By RACHEL COLEMAN
• Leader & Times
For the first six years of her life, 14-year-old violist Josephine Stockwell lived in a home largely silent, at least by modern standards: no television, no radio, no CD recordings. This everyday quiet, punctuated only by human voices in song or storytelling or conversation, was intentional, explained mother Alexandra Stockwell:
“We took that approach because, in Boston, before our lives in Liberal, there was so much overstimulation visually and aurally,” she said. “I wanted home to provide a respite from all that.”
That domestic approach did not deter Josephine from the pursuit of music, though.
“The first time I took (my children) to a concert, they were totally rapt. People said to me, ‘Oh, they’re so well-behaved. You must have taken them to so many concerts,’” Alexandra said, adding with a laugh, “Of course, it was completely the opposite.”
For Josephine, the concert ignited a desire not only to hear more music, but to participate in its creation.
“After the concert ended, I met the teacher (who’d organized the event) and I told her, ‘I’m going to be on that stage playing next year in the next concert,’” she said. “That’s really how I got interested in playing the viola.”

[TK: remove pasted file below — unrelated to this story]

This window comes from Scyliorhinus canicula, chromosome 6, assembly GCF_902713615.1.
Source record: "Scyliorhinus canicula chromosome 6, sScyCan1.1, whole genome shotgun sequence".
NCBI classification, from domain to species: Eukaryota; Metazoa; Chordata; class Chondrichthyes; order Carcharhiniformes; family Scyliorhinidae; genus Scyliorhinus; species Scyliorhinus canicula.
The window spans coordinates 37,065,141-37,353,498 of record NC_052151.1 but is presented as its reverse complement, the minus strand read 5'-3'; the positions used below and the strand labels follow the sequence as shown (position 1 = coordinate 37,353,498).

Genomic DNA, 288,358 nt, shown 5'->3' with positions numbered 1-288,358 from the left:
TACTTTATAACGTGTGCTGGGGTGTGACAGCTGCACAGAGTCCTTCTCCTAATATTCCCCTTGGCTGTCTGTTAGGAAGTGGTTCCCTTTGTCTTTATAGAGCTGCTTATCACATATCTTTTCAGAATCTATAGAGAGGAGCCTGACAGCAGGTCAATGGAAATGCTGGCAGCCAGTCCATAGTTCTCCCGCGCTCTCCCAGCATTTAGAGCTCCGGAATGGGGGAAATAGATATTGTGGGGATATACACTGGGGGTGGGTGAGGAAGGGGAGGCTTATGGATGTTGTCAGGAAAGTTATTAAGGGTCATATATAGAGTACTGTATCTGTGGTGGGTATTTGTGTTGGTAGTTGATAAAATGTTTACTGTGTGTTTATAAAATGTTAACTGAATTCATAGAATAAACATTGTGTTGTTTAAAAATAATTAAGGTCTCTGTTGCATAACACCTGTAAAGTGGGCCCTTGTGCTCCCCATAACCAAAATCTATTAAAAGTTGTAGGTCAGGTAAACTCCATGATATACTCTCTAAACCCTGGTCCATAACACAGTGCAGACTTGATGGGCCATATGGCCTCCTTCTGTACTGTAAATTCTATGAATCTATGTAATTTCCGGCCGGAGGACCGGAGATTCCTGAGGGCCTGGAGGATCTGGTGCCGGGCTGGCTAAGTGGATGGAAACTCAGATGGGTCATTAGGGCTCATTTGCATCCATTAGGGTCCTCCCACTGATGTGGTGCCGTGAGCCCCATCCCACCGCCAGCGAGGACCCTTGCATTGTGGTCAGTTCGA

Eight years later, Josephine’s childhood interest has blossomed into skilled, sensitive playing. After she began viola studies, she progressed so rapidly that her first teacher passed her along to a more advanced instructor. Most recently, she took lessons from the principal violist for the Boston Ballet Orchestra.
Over the summer, Josephine studied at the prestigious Oberlin Conservatory music camp in Ohio, where, as one of the youngest students, she won high praise. The admiration was reciprocal.
“It was really wonderful,” Josephine said. “I learned so much about practicing effectively, and working with other musicians in a quartet,” for as long as seven hours a day.
Yet the lesson that has affected her most deeply can’t be counted in minutes or measures of music.
“My instructor had me experiment with listening and playing, and directing the music to different parts of the room. Then he asked me to play for an imaginary audience. He asked me who I was playing for, and I didn’t really know the answer. I said, ‘Well, I’m playing for myself.’ Then he shared that it’s important to play for God. It makes the music more beautiful. It feels like an offering, a gift.”
She hopes to continue studies at Oberlin again next summer.
In the meantime, Josephine has found outlets for her playing despite Kansas’ markedly different music culture. Long-distance driving is now a part of her landscape in terms of geography and musical instruction. Eventually, she might participate in a youth orchestra in Wichita, as she did in the Boston-area North Shore Youth Symphony Orchestra.
Rather than hindering her development, though, life in a more sparsely populated location has illuminated what Josephine’s mother terms “the equality of music.”